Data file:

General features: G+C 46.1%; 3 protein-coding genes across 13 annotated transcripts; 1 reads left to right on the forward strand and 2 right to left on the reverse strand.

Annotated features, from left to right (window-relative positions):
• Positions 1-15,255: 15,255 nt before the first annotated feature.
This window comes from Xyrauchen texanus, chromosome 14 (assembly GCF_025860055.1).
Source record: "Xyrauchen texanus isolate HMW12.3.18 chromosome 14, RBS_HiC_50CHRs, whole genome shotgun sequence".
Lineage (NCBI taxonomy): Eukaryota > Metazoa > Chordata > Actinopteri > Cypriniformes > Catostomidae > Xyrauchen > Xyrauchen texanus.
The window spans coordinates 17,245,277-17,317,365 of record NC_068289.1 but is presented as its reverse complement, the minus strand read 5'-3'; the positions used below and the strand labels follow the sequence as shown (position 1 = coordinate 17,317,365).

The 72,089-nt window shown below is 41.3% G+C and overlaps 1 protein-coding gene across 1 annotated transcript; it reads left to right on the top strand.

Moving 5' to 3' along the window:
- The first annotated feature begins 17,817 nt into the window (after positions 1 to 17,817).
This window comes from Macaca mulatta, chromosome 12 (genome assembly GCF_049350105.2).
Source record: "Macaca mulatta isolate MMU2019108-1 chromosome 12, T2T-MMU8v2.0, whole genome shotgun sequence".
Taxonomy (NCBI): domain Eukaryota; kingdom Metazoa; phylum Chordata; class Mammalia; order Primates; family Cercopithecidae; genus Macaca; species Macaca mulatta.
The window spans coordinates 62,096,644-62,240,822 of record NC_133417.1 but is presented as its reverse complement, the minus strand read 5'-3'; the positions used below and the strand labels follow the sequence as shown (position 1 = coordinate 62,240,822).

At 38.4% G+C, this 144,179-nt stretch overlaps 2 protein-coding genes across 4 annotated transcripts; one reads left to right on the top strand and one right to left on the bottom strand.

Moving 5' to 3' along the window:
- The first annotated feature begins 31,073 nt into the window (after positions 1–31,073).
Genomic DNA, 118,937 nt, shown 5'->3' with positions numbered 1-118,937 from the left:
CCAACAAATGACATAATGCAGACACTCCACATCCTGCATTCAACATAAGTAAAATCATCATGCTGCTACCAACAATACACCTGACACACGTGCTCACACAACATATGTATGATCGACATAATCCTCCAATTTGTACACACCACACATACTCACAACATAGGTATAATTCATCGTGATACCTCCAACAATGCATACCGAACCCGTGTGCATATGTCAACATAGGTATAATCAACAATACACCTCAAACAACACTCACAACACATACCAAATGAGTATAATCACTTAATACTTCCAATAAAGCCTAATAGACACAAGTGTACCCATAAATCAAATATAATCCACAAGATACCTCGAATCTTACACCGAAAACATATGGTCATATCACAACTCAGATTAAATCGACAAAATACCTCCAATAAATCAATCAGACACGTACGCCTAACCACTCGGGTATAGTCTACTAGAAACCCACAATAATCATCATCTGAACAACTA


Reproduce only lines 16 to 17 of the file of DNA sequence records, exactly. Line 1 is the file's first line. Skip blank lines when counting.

Moving 5' to 3' along the window:
- The first annotated feature begins 31,073 nt into the window (after positions 1–31,073).